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The Cicada Spectacle: A Feast for Feeder Birds


During the arrival of billions of cicadas in a rare double-brood event across the U.S., a hidden spectacle unfolds for bird enthusiasts and nature lovers alike. As these insects emerge from their underground slumber, they not only amaze with their deafening mating rituals but also provide a feast for our feathered friends.  

Billions of cicadas, adhering to 13-year and 17-year cycles, will orchestrate an emergence last observed in 1803.  This year's spectacle, predominantly across the Midwest and Southeast, promises a once-in-a-lifetime phenomenon. Spending most of their lives underground feeding on tree roots, cicadas emerge as soil temperatures hit about 64 degrees Fahrenheit. From late April to June, they shed their exoskeletons and unfurl their wings transitioning into adulthood. Despite the temporary nuisance they pose, it’s important to acknowledge their ecological significance. 

Amongst the fascination surrounding cicada emergence, it's essential to address some misconceptions perpetuated by recent reports. Contrary to widespread belief, the two broods don’t occur in the same geographic locations—except for a possible sliver in Illinois. As noted by the University of Connecticut, "13-year Brood XIX and 17-year Brood XIII do not overlap to any significant extent. They may co-occur in patches of woods, but these patches will be small in size." 

As entomologists and ecologists affirm, there's little cause for alarm regarding cicadas. While their presence might irk some due to their sheer numbers and noise, they pose minimal threat to humans and infrastructure.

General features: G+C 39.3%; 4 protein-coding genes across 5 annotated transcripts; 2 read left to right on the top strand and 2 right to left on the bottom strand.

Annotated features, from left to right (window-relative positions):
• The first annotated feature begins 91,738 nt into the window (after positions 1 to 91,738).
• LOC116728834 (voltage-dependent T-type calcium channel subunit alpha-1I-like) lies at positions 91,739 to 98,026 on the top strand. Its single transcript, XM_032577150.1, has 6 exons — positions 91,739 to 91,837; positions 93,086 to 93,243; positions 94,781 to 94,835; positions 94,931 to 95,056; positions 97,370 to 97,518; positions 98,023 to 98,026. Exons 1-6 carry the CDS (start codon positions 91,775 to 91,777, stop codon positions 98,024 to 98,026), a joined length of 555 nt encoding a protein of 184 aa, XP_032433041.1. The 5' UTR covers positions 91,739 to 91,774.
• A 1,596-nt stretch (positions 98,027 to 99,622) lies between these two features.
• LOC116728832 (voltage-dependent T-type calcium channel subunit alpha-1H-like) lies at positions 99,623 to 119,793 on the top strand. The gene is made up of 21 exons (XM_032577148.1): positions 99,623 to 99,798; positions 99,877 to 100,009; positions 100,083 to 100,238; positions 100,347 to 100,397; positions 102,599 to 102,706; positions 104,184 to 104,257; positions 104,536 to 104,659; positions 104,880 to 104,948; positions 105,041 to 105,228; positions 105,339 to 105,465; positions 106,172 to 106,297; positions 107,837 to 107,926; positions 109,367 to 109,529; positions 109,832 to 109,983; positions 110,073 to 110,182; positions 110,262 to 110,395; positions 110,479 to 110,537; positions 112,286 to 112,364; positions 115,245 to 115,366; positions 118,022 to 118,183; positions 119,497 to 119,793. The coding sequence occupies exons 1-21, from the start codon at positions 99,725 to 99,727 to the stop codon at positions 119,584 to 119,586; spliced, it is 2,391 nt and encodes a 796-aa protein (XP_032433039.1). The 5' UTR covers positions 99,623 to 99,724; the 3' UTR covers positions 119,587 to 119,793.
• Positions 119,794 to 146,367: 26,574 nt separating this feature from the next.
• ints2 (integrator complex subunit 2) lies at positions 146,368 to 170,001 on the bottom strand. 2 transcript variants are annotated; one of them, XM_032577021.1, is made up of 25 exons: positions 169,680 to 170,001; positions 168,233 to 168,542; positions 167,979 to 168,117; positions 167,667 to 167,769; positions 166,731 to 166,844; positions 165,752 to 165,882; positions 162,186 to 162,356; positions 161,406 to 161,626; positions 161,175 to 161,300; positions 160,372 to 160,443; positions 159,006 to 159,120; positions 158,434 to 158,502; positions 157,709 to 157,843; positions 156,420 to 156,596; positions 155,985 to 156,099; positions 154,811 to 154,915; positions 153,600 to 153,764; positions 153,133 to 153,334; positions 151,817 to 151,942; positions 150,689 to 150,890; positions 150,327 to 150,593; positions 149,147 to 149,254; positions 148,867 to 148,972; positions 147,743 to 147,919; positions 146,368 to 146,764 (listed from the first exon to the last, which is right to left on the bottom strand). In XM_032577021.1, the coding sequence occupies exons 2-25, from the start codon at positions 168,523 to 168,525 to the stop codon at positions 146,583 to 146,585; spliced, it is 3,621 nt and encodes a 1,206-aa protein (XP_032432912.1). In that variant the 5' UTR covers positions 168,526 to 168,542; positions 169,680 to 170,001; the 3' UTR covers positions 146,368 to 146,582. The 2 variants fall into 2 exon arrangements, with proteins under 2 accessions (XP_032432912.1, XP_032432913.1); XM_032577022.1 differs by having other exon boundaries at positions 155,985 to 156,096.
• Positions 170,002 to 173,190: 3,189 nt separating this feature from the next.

• Minimal Threat to Humans: Cicadas do not pose risks to humans; they neither bite nor sting nor do they spread diseases.
  • Source of Food for Wildlife: Cicadas provide essential nourishment for wild birds and various other animals, contributing to the biodiversity of ecosystems. 
  • Integral to Ecosystem: These insects play a crucial role in ecosystem health, pruning weak branches, aerating soil, and providing nutrients for trees. 
  • Short Lifespan: Cicadas only live for 4-6 weeks, emphasizing the urgency to appreciate and protect their important role in the ecosystem. 

Join us in appreciating the wonder of this spectacle and acknowledging the resilience of these insects! By fostering a pesticide-free environment, we're safeguarding birds and playing our part in preserving biodiversity for future generations. 

Speaking of preserving biodiversity, did you know that North America has experienced a significant decline of over 3 billion breeding birds in the last 50 years? This decline is primarily attributed to habitat loss, degradation, and collisions with man-made structures. To combat this trend, check out our guide on Creating a Backyard Sanctuary for Birds. By making your yard bird-friendly, you play a vital role in bird conservation efforts, contributing to the preservation of avian species and their habitats.